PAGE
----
IntroductionIn analyzing chromatic music as voice leading transformations, one is likely to see adiversity of chord types and qualities, most with tonal functional expectations, featuring bothtraditional and non-traditional resolutions. In recent research, certain transformations have beenselected by neo-Riemannian theorists as displaying a special "parsimonious" status.
Thesestudies, however, treat only a small fraction of all of the chord successions seen in chromaticmusic. I propose that a definition of a kind of diatonic parsimony will also allow for aworthwhile practical view of music as a progression of closely-related harmonies through tonalspace.
In the first section of this paper, I shall outline the diatonic theories that support thereasoning behind the just-intonation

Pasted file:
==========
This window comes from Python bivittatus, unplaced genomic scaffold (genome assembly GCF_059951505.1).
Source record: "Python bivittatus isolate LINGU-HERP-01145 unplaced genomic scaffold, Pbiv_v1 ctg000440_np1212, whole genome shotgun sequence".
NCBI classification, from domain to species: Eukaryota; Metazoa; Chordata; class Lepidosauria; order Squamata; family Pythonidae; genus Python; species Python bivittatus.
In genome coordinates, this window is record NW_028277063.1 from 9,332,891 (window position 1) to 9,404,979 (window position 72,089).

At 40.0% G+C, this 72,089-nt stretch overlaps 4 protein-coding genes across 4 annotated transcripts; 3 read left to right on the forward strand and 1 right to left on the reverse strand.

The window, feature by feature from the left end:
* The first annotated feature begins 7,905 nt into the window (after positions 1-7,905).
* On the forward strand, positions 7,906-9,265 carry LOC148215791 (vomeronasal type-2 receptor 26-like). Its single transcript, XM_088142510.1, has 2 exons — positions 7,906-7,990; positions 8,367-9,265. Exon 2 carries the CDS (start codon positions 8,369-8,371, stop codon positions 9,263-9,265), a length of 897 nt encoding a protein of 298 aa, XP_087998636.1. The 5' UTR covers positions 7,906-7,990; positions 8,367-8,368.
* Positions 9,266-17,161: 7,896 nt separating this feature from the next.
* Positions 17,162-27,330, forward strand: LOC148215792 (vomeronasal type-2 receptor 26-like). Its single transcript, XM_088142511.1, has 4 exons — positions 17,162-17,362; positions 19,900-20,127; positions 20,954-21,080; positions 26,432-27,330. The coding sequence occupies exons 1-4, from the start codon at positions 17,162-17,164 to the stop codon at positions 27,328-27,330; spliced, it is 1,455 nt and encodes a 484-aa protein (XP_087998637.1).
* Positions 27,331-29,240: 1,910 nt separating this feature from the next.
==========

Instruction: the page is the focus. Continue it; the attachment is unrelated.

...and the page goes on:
model given in part two. Part three presentsexamples of the analytical method taken from the two Rhapsodies, Op. 79 of Johannes Brahms.In part four, a case-by-case method for treating atypical resolutions of normally functionalchords is suggested through an analysis of the opening of the Prelude to Wagner's
Tristan und Isolde
For a background and introduction to neo-Riemannian theory, see Hyer 1995, Cohn 1997, and Morris 1998. For aseries of articles on the subject and a bibliography, see the Neo-Riemannian Theory issue of the
Journal of MusicTheory
(42/2, Fall 1998).
This kind of parsimony is not restricted to transformations that preserve common tones. Instead, exclusivelystepwise (and common-tone) motion is the constraint for "diatonic parsimony." These voice-leading restrictions aregiven by Agmon 1991 and several other studies of diatonic voice leading.